Fair Credit Reporting Act

Written By ESR News Blog Editor Thomas Ahearn

The Federal Trade Commission (FTC) – a United States government agency that works to protect and educate consumers – has submitted a report to Congress updating lawmakers on the agency’s efforts to educate consumers about their rights to dispute and correct errors in their credit reports under the federal Fair Credit Reporting Act (FCRA), according to a press release from the FTC dated May 5, 2020.

Congress requested the report – “Fair Credit Reporting Act: Efforts to Promote Consumer Report Accuracy and Disputes” – as part of the fiscal year 2020 spending bill that funds the FTC and other federal agencies. Under the FCRA, consumer reporting agencies (CRAs) must have reasonable procedures to ensure the accuracy of consumer reports and give consumers the ability to dispute and correct errors.

Consumer reports are used to determine eligibility for credit, insurance, housing, employment, and other benefits. Errors in consumer reports can cause consumers to be denied credit or other benefits. The FTC has issued numerous articles and blog posts to inform consumers about how to spot errors in credit reports and correct problems, and provided guidance to furnishers and users of credit reports.

In December 2019, as part of its efforts to examine current trends that might affect consumer reporting accuracy, the FTC co-hosted a workshop with the Consumer Financial Protection Bureau (CFPB) that examined issues affecting the accuracy of both traditional credit reports and employment and tenant background screening reports. In addition, the FTC (“Commission”) has brought several actions to enforce the FCRA.

According to the FTC report: In the last decade, the Commission has brought more than 30 actions to enforce the FCRA against consumer reporting agencies (“CRAs”), users of consumer reports, and furnishers of information to CRAs. Approximately half of those cases involve allegations related to processes for handling consumer disputes of inaccurate information or procedures for ensuring the accuracy of information in consumer reports.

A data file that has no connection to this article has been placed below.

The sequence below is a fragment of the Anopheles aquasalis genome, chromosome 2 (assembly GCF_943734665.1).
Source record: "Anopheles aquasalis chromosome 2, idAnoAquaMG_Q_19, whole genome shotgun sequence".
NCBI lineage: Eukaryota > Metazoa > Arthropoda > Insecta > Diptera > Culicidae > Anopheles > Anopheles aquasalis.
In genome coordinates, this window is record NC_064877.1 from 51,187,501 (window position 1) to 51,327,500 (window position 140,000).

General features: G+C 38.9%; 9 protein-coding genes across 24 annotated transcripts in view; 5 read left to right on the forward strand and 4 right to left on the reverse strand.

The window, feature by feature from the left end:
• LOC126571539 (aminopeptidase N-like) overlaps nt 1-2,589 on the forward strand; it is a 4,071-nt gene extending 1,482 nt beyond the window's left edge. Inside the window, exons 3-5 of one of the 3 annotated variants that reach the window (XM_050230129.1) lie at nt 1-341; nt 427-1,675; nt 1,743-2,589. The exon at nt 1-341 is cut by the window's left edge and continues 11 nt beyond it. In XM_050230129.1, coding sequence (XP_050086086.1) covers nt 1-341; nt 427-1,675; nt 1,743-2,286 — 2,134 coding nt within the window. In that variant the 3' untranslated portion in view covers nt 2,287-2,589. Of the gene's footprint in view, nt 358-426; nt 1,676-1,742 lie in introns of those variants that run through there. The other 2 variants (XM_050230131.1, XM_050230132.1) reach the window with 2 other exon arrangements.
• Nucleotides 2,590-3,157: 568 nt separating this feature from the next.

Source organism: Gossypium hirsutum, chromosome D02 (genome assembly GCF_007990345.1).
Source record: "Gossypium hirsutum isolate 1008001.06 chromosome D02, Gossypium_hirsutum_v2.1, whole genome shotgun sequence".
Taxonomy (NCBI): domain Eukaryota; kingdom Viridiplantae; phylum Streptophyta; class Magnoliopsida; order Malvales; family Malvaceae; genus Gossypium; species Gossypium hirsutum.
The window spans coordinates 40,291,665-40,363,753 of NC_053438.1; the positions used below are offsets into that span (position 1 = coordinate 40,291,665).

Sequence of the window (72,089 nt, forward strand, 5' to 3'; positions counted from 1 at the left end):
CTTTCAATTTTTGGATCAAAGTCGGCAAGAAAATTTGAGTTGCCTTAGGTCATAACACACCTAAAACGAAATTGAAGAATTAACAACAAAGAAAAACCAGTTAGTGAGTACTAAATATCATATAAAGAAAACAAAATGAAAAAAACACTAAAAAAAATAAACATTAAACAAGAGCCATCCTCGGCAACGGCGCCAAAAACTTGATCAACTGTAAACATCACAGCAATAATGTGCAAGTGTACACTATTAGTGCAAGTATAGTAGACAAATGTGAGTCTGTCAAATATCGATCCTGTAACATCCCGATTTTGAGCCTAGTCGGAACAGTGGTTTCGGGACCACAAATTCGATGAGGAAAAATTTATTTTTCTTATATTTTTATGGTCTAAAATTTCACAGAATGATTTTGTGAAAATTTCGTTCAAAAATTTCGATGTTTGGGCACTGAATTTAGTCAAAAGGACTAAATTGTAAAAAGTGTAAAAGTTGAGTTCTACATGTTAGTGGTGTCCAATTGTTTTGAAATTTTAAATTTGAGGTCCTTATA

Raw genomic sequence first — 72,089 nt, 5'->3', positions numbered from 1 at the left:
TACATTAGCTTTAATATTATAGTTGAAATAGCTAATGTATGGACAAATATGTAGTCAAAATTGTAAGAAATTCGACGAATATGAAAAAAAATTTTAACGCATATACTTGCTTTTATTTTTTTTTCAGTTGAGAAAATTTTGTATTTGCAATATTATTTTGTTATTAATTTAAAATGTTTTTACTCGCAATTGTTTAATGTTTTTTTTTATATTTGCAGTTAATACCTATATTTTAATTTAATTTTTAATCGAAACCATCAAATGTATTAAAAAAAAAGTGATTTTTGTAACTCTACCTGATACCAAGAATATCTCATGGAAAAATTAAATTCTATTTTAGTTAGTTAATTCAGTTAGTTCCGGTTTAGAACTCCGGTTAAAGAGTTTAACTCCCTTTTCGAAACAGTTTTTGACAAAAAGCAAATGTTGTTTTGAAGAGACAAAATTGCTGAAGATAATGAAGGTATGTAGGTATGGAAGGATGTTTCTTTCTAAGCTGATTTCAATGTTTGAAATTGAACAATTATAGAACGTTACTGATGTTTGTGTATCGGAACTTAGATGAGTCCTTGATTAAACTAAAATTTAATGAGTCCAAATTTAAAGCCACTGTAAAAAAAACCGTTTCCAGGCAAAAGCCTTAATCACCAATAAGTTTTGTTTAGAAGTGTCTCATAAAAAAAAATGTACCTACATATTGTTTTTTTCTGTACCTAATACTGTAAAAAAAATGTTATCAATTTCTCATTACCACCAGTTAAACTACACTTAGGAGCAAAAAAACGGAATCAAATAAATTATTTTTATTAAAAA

The report from the FTC – which has helped implement, enforce, and interpret the FCRA – continued: With the advent in 2011 of the CFPB’s supervisory authority over the nationwide consumer reporting agencies and the coordination efforts between the federal agencies, the FTC has focused its FCRA law enforcement efforts on other entities in the credit reporting area and other aspects of the consumer reporting industry more broadly.

The report found the FTC focused on CRAs that performed background screening: As to the CRAs themselves, the FTC has settled cases against background screening CRAs that compile background reports on consumers that may include driving records, employment and education history, eviction records, criminal records, and credit history for use in making employment and housing decisions.

Enacted by Congress in 1970, the Fair Credit Reporting Act (FCRA) 15 U.S.C § 1681 is federal legislation that promotes the accuracy, fairness, and privacy of consumer information contained in the files of CRAs, and was intended to protect consumers from the willful and/or negligent inclusion of inaccurate information in their credit reports. The full text of the FCRA is available on the FTC website.

U.S. government agencies such as the FTC and the CFPB – which both help to enforce the FCRA that regulates background checks in America – are taking a closer look at the background screening industry is 2020, according to the “ESR Top Ten Background Check Trends” for 2020 compiled by leading global background check provider Employment Screening Resources® (ESR).

Employment Screening Resources® (ESR) – which is located in Northern California – offers FCRA compliant background screening services to help employers make informed hiring decisions. In November 2019, ESR was named one of the top background screening firms for enterprise-level organizations by HRO Today Magazine. To learn more about services from ESR, visit www.esrcheck.com.

NOTE: Employment Screening Resources® (ESR) does not provide or offer legal services or legal advice of any kind or nature. Any information on this website is for educational purposes only.

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